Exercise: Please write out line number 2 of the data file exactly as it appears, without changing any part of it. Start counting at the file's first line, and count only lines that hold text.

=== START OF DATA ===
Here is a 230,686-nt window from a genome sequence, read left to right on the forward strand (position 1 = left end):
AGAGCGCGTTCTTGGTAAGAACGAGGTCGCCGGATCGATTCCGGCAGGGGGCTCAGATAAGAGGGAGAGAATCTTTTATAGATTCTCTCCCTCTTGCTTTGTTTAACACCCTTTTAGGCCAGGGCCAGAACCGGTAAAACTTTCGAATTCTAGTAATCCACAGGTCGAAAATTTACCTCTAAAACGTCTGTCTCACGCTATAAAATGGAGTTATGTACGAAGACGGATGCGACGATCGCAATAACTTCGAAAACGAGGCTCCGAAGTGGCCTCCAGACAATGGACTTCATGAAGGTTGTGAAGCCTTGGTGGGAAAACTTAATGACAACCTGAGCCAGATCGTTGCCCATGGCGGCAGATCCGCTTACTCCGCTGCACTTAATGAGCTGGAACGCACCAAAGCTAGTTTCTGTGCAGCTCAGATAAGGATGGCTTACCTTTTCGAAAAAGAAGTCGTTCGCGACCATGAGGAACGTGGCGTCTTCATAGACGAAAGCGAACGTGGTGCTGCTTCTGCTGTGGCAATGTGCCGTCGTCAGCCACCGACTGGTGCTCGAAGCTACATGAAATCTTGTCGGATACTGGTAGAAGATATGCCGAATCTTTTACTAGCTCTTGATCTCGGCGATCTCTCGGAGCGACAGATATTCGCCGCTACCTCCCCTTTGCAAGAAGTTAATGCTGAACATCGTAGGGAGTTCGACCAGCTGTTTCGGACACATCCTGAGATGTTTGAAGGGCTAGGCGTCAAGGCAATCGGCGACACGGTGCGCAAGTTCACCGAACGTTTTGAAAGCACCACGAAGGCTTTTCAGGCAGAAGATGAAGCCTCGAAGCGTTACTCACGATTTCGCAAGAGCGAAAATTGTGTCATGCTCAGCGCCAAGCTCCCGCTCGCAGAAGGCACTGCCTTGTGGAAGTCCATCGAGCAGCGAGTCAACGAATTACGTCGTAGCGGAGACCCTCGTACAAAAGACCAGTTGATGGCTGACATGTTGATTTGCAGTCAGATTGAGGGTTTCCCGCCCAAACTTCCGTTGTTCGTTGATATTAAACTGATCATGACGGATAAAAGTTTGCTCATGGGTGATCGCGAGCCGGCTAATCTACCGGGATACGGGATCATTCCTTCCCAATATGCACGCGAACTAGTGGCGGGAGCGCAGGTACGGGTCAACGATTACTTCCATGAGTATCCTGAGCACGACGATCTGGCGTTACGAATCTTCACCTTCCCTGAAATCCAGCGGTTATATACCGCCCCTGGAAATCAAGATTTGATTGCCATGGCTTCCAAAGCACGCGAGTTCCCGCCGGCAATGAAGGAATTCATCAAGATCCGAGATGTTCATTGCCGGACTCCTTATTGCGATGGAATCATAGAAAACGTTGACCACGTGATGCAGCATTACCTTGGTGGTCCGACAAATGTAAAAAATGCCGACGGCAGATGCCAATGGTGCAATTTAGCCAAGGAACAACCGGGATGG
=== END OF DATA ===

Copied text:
AGAGCGCGTTCTTGGTAAGAACGAGGTCGCCGGATCGATTCCGGCAGGGGGCTCAGATAAGAGGGAGAGAATCTTTTATAGATTCTCTCCCTCTTGCTTTGTTTAACACCCTTTTAGGCCAGGGCCAGAACCGGTAAAACTTTCGAATTCTAGTAATCCACAGGTCGAAAATTTACCTCTAAAACGTCTGTCTCACGCTATAAAATGGAGTTATGTACGAAGACGGATGCGACGATCGCAATAACTTCGAAAACGAGGCTCCGAAGTGGCCTCCAGACAATGGACTTCATGAAGGTTGTGAAGCCTTGGTGGGAAAACTTAATGACAACCTGAGCCAGATCGTTGCCCATGGCGGCAGATCCGCTTACTCCGCTGCACTTAATGAGCTGGAACGCACCAAAGCTAGTTTCTGTGCAGCTCAGATAAGGATGGCTTACCTTTTCGAAAAAGAAGTCGTTCGCGACCATGAGGAACGTGGCGTCTTCATAGACGAAAGCGAACGTGGTGCTGCTTCTGCTGTGGCAATGTGCCGTCGTCAGCCACCGACTGGTGCTCGAAGCTACATGAAATCTTGTCGGATACTGGTAGAAGATATGCCGAATCTTTTACTAGCTCTTGATCTCGGCGATCTCTCGGAGCGACAGATATTCGCCGCTACCTCCCCTTTGCAAGAAGTTAATGCTGAACATCGTAGGGAGTTCGACCAGCTGTTTCGGACACATCCTGAGATGTTTGAAGGGCTAGGCGTCAAGGCAATCGGCGACACGGTGCGCAAGTTCACCGAACGTTTTGAAAGCACCACGAAGGCTTTTCAGGCAGAAGATGAAGCCTCGAAGCGTTACTCACGATTTCGCAAGAGCGAAAATTGTGTCATGCTCAGCGCCAAGCTCCCGCTCGCAGAAGGCACTGCCTTGTGGAAGTCCATCGAGCAGCGAGTCAACGAATTACGTCGTAGCGGAGACCCTCGTACAAAAGACCAGTTGATGGCTGACATGTTGATTTGCAGTCAGATTGAGGGTTTCCCGCCCAAACTTCCGTTGTTCGTTGATATTAAACTGATCATGACGGATAAAAGTTTGCTCATGGGTGATCGCGAGCCGGCTAATCTACCGGGATACGGGATCATTCCTTCCCAATATGCACGCGAACTAGTGGCGGGAGCGCAGGTACGGGTCAACGATTACTTCCATGAGTATCCTGAGCACGACGATCTGGCGTTACGAATCTTCACCTTCCCTGAAATCCAGCGGTTATATACCGCCCCTGGAAATCAAGATTTGATTGCCATGGCTTCCAAAGCACGCGAGTTCCCGCCGGCAATGAAGGAATTCATCAAGATCCGAGATGTTCATTGCCGGACTCCTTATTGCGATGGAATCATAGAAAACGTTGACCACGTGATGCAGCATTACCTTGGTGGTCCGACAAATGTAAAAAATGCCGACGGCAGATGCCAATGGTGCAATTTAGCCAAGGAACAACCGGGATGG